RAVEN MACK is a mystic poet-philosopher-artist of the Greater Appalachian unorthodox tradition who publishes zines & physical books & electronic books & music & photography & digital art & just generally whatever feels necessary to survive this deluded earth thru Rojonekku Word Fighting Arts survival systems (Version 69, establish 14 Feb 1973). Comments encouraged.

Friday, February 17

Recession Proof (a short story)

(This is a short story I wrote a while back, and was in a zine pamphlet I did too. Now it is here as well. If you read this, and enjoy it, please consider the fact I have self-published books galore that you may or may not know exist.)

Charlie Buck kicked at the asphalt where the crabgrass crawled up through the cracks. Along these back roads, you could really see the trickle down effects of governmental cutbacks. This road hadn’t been patched in a couple of years, and hadn’t had an outright paving in at least five. Back in Charlie Buck’s granddaddy’s day, it was dirt, which is what they still called it when Charlie Buck was a boy, but actually the state kept it covered in gravel and smoothed of ruts a couple times a year, once the washboards got too rough and somebody would call and complain. By the time Charlie Buck got his license, it was already paved – that cheap, glass-speckled back roads asphalt recipe, smooth as silk compared to the scratchy 40-grit gravel beneath a set of balding tires. But now, twenty years later, here it was, regressing back to disrepair. Charlie Buck loosened an edge chunk with his left steel toe, wondering if it’d go all the way back to gravel before the bright orange state trucks came through to smooth it over once again.
The sun was starting to crest above the pine trees on the opposite side of the pasture across the road. The rooster was still crowing, and Charlie Buck’s hogs were snorting around back in their pen, digging in well-turned dirt for some more food. Old John-John would be rumbling around the curves any minute now. John-John was one of the few regular people left who still ran this road regularly. There were a number of well-to-dos in the cul-de-sac at the other end of the road who still came this way, to get to town, but most of those folks worked up in Columbia City and didn’t bother having to traverse this wore out back way. But usually every Thursday morning, John-John’s  ’82 GMC pick-up would rumble towards Riverton, stopping along the way to load up whoever was standing on the side of the road that he knew. Everybody was expected to kick in two dollars on the gas, which meant John-John probably broke even if he was lucky, with about four passengers usually. First one he came to got to sit up front, unless John-John’s old lady was riding to town too; everybody else climbed into the bed in back.
Charlie Buck could hear his boy’s footsteps running up and down the stairs inside the house behind him. His two girls walked softly through the house, always, tip-toeing into adolescence, but that boy was pure hellfire toddler, and even fifty yards away down the fence line, Charlie Buck knew the house was waking up. His wife would be out in a few minutes to walk around to the breaker box and flip on the daytime power. They only ran electricity to the freezer and refrigerator and well pump overnight, but flipped the breakers to the back part of the house during the day, with the stove and lights and radio and all. Usually the last thing Charlie Buck did at night before bed would be to walk around and kill the non-essential breakers. The less power leaking into the house feeding empty sockets or off switches meant the less the power bill was the beginning of next month.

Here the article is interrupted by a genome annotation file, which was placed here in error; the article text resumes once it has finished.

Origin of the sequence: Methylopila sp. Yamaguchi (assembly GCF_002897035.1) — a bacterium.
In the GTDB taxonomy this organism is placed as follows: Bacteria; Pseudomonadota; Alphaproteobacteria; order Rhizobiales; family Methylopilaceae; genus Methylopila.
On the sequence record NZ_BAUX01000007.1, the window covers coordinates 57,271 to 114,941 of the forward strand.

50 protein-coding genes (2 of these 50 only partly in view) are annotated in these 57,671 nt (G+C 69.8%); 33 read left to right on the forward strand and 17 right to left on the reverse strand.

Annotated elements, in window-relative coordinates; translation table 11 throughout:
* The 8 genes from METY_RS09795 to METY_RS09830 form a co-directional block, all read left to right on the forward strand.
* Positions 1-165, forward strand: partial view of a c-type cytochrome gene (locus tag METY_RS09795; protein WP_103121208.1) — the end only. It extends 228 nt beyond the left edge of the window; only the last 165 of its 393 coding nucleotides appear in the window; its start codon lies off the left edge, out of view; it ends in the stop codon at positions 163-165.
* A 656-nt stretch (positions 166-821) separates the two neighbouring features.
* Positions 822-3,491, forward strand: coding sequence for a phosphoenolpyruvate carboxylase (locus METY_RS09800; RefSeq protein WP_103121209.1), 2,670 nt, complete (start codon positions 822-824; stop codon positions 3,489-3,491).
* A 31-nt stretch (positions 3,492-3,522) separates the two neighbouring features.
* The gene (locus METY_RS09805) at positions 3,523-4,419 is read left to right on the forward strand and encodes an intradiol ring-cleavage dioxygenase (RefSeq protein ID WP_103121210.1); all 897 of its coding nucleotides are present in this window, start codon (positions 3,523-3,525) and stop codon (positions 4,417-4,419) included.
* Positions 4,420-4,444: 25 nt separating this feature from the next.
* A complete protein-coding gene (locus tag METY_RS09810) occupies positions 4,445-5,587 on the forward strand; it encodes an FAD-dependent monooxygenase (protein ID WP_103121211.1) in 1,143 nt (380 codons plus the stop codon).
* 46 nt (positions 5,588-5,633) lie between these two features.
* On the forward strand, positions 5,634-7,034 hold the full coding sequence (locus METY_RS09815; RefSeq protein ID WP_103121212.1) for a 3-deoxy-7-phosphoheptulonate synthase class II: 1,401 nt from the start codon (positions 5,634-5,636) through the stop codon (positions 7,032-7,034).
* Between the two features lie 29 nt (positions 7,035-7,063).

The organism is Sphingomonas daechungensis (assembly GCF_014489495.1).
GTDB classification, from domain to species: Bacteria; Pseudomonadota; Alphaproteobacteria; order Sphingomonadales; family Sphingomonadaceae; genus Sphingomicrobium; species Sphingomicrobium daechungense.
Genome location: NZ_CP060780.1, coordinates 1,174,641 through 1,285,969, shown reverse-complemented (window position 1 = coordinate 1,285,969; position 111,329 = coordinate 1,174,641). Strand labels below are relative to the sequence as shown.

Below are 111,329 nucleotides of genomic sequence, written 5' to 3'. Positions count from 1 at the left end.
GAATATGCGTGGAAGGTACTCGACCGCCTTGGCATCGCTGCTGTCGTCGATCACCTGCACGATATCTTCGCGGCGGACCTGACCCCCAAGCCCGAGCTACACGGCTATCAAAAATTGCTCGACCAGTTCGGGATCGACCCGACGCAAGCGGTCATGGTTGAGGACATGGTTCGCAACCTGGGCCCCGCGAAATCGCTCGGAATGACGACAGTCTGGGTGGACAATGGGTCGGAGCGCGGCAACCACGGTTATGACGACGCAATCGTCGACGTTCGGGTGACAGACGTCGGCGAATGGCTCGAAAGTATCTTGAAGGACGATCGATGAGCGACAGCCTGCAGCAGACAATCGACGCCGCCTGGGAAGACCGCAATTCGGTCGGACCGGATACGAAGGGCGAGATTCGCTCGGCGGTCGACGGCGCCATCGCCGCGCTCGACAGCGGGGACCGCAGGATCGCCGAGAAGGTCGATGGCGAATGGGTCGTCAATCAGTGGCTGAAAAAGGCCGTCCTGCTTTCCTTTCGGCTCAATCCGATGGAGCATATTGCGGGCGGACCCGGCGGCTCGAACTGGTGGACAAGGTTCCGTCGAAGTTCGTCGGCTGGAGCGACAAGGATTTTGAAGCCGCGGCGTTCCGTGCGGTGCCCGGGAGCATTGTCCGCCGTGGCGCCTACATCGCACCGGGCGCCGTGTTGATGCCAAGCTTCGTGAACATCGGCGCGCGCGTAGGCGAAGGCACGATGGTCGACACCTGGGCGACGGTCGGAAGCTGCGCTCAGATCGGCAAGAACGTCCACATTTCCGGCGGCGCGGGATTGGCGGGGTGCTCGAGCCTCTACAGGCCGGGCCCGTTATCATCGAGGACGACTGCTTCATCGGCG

Charlie hoped that John-John would come around before his wife came out to cut on the day lights, because the dog would come barreling out of the house with her, barking at Charlie until she saw who it was, but then his wife would see him, and they’d get to talking from afar, and then the boy would hear the hollering back and forth and dog barking and come out, wild-eyed and roaring, and then the girls would slip out onto the side porch too, and the whole family would be right there in his eyesight, and then Charlie Buck would want to blow off going to town. But he had to get in there today to get seeds, before the money went somewhere else.
Luckily, before the dog got let out, John-John’s GMC rumbled through the distance, loud bellows of engine as it climbed up foothills, and coasting with a mechanical moan down the other side. John-John managed gas by coasting as much as possible, and now that cops were fairly non-existent on the two back roads into Riverton, the old man would gun it on straight stretches and coast, then cut off the engine and roll the last couple miles down into town, as Riverton Road dipped down towards the river. John-John would click the trip odometer in the dash, and Charlie Buck saw it count off 4.2 miles one day while riding up front when Charlie Buck wound the GMC up real good at the beginning of that last straight stretch.
As John-John’s truck peeked around the curve a quarter mile down the fence line, Charlie Buck could see he had a full load today. It looked like it was already five or six heads in the back of the truck. John-John’s grey beard and smirk-smile looking like he was sucking on a lime was beaming through the dusty, chipped windshield. He slowed down to a roll, coming to crawling stop next to Charlie Buck, arm dangling out the window.